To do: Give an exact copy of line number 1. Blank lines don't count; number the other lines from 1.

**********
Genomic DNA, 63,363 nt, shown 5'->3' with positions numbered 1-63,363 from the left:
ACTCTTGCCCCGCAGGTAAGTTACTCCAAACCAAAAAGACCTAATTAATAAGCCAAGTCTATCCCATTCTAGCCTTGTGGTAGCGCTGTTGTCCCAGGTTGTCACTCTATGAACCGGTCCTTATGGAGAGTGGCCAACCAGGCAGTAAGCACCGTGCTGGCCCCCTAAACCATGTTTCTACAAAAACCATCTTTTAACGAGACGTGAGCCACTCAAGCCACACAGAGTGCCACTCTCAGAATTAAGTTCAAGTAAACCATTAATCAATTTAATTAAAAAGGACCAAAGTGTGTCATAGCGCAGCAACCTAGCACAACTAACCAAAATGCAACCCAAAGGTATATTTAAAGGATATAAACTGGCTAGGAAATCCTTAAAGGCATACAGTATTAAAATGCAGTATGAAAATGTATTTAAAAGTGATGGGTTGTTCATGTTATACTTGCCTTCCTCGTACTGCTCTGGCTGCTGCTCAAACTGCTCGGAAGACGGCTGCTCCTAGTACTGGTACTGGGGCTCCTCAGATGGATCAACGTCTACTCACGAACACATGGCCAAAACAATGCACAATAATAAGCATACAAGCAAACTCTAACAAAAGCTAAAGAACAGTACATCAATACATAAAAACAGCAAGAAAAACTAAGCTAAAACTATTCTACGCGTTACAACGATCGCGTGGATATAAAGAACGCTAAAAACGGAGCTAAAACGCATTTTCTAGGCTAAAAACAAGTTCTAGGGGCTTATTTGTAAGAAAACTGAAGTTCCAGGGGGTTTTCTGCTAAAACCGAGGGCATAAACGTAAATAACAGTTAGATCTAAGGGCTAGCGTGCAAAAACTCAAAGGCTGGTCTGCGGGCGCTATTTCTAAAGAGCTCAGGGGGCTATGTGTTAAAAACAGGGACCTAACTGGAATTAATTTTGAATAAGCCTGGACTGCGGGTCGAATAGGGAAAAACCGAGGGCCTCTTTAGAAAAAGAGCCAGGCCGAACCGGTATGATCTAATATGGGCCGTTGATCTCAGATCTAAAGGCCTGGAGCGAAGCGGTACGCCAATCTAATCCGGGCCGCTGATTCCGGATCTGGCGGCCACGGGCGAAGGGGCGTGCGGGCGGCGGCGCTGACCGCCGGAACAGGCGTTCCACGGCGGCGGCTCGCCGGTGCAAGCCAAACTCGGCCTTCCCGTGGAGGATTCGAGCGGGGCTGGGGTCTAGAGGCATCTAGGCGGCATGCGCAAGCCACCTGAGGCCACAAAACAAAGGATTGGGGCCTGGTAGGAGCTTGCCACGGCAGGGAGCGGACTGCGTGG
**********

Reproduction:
Genomic DNA, 63,363 nt, shown 5'->3' with positions numbered 1-63,363 from the left: